Try using that voice in the language that you’re trying to become fluent in. You’ll be able to spot your errors without saying anything out loud. Being able to correct yourself before saying anything will lead to a more advanced grasp of the language and everything will flow much better in conversation.

4. Stop Using the Same Sentences

When many of us are learning a new language, we tend to stick to some familiar phrases. For instance, those that are learning Spanish might think of “Donde esta la biblioteca” or something along those lines. These familiar pieces of dialogue only serve as a crutch to use when you can’t think of anything else.

The best course of action is to forget these pieces of familiar grammar or dialogue exist and instead try to get out of your comfort zone. You’ll eventually learn when and where to use these new pieces of dialogue and you’ll become fluent in the language. To practice this, try writing down the new things that you’ve learned.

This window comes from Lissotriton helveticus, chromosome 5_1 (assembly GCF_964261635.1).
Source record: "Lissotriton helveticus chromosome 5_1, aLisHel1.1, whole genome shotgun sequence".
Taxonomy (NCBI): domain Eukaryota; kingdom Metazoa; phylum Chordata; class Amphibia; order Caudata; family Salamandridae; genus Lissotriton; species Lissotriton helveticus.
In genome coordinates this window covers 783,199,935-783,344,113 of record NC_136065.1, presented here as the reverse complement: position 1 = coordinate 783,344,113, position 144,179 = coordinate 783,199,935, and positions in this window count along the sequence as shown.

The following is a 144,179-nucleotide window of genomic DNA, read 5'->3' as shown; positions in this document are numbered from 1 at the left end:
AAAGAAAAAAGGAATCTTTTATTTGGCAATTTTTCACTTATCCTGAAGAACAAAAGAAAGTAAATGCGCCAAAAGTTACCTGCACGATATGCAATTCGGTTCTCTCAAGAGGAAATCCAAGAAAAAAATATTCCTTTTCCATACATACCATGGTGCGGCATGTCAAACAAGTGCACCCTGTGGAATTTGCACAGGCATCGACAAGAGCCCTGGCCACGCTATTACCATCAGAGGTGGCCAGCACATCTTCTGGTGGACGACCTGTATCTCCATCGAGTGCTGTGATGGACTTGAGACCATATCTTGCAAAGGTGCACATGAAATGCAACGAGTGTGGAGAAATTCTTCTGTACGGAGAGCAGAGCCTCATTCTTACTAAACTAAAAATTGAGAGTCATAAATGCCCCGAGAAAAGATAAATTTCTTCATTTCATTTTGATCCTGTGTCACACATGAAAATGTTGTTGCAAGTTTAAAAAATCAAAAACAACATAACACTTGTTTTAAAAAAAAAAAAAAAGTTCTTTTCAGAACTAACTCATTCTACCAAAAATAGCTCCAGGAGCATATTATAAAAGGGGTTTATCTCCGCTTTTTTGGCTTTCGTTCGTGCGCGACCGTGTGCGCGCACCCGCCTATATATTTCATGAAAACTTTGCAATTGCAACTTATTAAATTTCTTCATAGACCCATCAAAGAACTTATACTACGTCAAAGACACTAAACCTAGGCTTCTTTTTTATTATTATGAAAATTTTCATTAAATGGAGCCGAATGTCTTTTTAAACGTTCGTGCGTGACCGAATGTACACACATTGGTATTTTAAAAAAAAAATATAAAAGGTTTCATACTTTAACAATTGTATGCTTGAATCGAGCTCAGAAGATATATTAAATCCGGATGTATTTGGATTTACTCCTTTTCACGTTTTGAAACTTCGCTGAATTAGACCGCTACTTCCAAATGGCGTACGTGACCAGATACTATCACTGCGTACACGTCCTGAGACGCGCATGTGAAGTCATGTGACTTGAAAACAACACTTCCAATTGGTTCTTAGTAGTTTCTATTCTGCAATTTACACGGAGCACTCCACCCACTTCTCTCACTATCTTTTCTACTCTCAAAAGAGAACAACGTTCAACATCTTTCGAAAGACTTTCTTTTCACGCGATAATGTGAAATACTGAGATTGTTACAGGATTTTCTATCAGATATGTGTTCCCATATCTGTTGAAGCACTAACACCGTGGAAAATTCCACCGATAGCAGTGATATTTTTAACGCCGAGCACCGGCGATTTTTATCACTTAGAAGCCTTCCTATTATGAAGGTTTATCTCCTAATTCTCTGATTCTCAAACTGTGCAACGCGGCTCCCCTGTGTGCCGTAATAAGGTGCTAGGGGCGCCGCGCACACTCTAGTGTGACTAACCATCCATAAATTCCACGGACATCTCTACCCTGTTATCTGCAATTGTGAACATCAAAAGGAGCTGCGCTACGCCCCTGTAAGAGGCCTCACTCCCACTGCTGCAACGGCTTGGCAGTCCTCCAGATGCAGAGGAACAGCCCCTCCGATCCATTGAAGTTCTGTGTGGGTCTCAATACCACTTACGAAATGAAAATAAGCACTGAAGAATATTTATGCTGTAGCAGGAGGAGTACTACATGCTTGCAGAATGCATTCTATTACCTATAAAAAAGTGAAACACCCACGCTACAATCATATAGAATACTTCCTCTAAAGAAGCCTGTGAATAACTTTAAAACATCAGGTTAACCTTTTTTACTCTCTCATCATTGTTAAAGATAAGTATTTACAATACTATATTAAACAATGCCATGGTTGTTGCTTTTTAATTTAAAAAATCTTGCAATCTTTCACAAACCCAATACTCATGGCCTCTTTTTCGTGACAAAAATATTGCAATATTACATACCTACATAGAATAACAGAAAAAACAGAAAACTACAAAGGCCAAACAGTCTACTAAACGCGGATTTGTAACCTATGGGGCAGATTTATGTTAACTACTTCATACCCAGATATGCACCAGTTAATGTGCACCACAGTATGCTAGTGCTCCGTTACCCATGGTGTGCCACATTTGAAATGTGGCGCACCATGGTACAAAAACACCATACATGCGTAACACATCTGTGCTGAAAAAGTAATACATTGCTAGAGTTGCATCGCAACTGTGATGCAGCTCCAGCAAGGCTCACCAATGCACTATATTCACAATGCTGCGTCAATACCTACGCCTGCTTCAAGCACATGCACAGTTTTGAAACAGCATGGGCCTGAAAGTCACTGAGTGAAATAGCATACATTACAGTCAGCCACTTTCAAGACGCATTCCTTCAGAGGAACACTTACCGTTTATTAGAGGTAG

3. Use Your Ears and Eyes

You could learn how to write in a language and become an expert at it in just a short amount of time, but that doesn’t always translate into being able to speak the language. The vice versa of this is true, as well. Instead of focusing on one at a time, try to increase your verbal and written aptitude at the same time.

To do this, listen to audio where a transcript in the same language is available. If you’re reading what is being said at the same time, your brain will get a firmer grasp of the language overall and how it’s used. Once you get the hang of things, you can simply listen without needing the transcript.